Terrorism: Changing Our World
September 11, 2001 is a day that will be embedded in our memories for the rest of our lives. I was participating in a morning meeting at the New York State Psychiatric Institute, when we were interrupted to be told that the World Trade Center was being attacked. We rushed to my office, from which there is a direct view to the south, down the Hudson River, and saw with horror the black billows of smoke pouring out of the World Trade Center. Disbelief, denial, shock, and outrage were universally experienced throughout the city, as we watched the cascade of events, followed by grief, fear, and devastation as the extent of the disaster became clear.
In spite of the prior assault on the World Trade Center, the Oklahoma bombing disaster, and the destruction of the American embassies in Kenya and Tanzania, there was no emotional or psychological preparation for this event. Ordinary minds rejected the reality of these historical warnings, and the possibility of a “clear and present danger” seemed the stuff of fiction until September 11. But a new, brutal reality has been unavoidable ever since. Relentless media coverage hypnotized the nation with images of the collapsing towers. I had occasion to join several state and federal officials for a police-escorted, hard-hat visit to “ground zero,” around and into parts of the smoldering ruins, and nothing in the media adequately conveyed the magnitude of the destruction. A visit to the Family Center at Pier 94 put human faces into this new reality, and a walk down the wall of photographs of those lost, reading the hand-written personal messages from the survivors to their lost loved ones, produced a wrenching awareness of their pain and suffering.
Outreach volunteers abounded, with a generosity of spirit and concern that was remarkable. Training sessions were organized, focusing on what disaster experts have learned about providing help shortly after a disaster, and identification of appropriate long-term treatment needs and methods. Calls for help came from many quarters and took many forms. Individual counseling was provided by psychiatrists and other mental health professionals, for requests ranging from needs of companies whose offices had been in the World Trade Center, to advice for physically unharmed but emotionally traumatized occupants of buildings near the site.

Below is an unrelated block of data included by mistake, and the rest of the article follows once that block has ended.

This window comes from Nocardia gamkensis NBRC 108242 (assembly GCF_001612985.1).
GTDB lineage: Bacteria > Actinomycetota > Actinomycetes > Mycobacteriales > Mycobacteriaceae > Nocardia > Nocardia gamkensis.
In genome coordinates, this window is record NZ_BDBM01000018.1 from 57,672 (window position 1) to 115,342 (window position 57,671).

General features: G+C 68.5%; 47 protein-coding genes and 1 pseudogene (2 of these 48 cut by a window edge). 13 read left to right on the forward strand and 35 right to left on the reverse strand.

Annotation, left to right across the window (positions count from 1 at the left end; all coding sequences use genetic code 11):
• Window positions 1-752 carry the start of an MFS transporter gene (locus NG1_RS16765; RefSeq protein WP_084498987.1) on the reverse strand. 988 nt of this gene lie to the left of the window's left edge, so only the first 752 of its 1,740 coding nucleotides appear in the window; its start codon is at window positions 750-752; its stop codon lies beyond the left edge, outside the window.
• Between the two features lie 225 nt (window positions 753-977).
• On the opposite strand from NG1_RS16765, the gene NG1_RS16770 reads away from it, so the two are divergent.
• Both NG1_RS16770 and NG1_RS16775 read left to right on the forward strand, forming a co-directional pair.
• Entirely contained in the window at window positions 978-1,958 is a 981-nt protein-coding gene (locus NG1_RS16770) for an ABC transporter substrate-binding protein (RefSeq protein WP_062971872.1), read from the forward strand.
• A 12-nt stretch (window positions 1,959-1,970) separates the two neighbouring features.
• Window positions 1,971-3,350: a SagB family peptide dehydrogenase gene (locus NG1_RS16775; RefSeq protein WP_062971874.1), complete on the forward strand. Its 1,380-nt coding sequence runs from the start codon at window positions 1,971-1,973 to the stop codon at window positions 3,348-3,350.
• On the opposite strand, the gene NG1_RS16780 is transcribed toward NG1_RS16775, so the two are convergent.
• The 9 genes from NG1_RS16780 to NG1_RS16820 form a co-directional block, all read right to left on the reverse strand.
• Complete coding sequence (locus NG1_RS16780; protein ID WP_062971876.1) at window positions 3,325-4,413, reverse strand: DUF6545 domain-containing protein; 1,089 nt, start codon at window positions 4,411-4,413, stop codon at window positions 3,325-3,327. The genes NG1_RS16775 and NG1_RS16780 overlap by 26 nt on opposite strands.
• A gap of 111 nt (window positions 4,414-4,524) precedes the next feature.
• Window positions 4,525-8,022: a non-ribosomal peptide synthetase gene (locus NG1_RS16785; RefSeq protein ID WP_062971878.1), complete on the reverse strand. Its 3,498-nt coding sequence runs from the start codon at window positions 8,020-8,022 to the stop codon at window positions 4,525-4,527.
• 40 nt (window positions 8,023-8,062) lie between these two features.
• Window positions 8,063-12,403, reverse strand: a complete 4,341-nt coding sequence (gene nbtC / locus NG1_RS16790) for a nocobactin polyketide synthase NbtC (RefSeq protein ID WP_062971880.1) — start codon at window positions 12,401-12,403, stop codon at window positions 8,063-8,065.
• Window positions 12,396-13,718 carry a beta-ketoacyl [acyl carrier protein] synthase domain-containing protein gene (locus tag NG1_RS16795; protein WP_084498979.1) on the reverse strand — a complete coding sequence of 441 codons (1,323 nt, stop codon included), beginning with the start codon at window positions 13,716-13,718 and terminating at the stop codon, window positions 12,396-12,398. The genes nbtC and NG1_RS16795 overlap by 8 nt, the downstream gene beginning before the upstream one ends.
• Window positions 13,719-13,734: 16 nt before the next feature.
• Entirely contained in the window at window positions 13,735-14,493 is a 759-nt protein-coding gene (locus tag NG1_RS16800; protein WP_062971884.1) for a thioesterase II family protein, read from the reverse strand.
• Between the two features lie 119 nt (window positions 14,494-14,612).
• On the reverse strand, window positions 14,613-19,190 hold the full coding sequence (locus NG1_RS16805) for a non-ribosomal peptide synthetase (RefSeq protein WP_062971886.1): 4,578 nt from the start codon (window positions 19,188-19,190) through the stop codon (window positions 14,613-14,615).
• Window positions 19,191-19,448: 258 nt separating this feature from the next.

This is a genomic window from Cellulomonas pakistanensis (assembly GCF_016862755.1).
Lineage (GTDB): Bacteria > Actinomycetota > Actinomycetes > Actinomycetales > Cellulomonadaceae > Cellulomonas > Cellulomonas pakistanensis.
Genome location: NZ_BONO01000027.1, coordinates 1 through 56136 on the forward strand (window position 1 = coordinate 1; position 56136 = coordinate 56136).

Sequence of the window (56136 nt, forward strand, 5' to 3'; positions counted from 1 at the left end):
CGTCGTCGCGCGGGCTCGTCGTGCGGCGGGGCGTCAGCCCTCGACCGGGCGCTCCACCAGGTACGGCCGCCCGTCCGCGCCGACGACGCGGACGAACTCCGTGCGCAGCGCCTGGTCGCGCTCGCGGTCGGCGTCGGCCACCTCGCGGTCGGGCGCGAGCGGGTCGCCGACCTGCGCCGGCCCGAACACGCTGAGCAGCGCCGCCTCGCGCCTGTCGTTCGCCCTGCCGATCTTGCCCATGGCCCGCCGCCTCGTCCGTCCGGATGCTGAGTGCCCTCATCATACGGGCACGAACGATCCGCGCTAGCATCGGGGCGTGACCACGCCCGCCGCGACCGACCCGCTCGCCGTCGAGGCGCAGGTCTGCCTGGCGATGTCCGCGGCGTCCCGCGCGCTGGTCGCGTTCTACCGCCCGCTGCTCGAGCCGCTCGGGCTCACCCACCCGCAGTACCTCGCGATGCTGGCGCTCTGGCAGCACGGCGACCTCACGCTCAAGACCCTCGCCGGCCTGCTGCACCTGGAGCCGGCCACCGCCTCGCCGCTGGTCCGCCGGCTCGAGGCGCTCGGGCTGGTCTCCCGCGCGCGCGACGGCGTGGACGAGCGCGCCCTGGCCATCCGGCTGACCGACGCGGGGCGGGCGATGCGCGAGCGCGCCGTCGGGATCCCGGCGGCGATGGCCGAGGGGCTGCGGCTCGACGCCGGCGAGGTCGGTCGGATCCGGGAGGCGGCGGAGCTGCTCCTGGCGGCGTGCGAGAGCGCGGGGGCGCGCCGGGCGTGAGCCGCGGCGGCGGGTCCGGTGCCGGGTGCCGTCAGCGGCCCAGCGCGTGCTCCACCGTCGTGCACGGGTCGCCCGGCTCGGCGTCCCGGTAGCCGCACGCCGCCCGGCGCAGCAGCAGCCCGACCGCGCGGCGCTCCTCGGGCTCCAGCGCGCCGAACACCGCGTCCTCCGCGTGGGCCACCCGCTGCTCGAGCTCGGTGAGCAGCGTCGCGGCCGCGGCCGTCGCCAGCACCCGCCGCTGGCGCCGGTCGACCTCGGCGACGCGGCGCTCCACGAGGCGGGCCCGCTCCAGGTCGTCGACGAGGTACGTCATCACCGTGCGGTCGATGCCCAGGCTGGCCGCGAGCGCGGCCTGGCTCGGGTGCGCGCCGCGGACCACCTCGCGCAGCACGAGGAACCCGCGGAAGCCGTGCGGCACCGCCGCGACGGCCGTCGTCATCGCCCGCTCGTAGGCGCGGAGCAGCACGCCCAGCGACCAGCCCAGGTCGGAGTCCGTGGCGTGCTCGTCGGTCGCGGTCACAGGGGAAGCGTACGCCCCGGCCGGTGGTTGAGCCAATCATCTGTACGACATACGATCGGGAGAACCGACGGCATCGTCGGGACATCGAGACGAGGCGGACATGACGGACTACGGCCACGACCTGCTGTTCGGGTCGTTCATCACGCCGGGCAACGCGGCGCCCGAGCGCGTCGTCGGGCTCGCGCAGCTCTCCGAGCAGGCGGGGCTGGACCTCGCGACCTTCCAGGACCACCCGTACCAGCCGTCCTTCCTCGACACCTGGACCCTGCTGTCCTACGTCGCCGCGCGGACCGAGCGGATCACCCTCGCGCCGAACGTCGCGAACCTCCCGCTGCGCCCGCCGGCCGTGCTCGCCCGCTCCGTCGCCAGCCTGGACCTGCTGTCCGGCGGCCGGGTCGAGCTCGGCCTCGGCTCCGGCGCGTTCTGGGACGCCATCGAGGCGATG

A major teleconference was held in October, involving live presentations from a broadcast studio in New York by NY State Commissioner James Stone, NY City Commissioner Neal Cohen, myself, and Dr. Joseph English, Chair of Psychiatry at New York Medical College and Director of Psychiatry at St. Vincent’s Hospital, the medical facility closest to ground zero. We were joined by a number of presenters from the American Psychiatric Association (APA), on site in Washington, DC, including Dr. Steven Mirin, Medical Director, and Dr. Robert Ursano and Dr. Ann Norwood, from the Disaster Psychiatry Committee of the APA. In turn, we were linked to a plenary session of the World Psychiatric Association (WPA) in Madrid, with presentations by Dr. Juan Lopez-Ibor, President of the WPA, and by world experts in disaster psychiatry. One of the points emphasized by those participating in this event is that, though the World Trade Center disaster is an event in the past, terrorist activity is ongoing, with bioterrorism now a reality, sustaining a new level of apprehension in our city, our state, and our country. Ours is a changed world, and a vast and sustained response capacity will continue to be needed in this time of heightened stress.
In this issue, in addition to our regular review articles, our columnists focus on some of the many aspects of this new reality: Reid discusses the psychological aspects of terrorism, Pandya and Weiden review the impact of trauma and disaster on psychiatrically vulnerable populations, and Clemens comments on the ways that these events intrude in ongoing psychotherapy.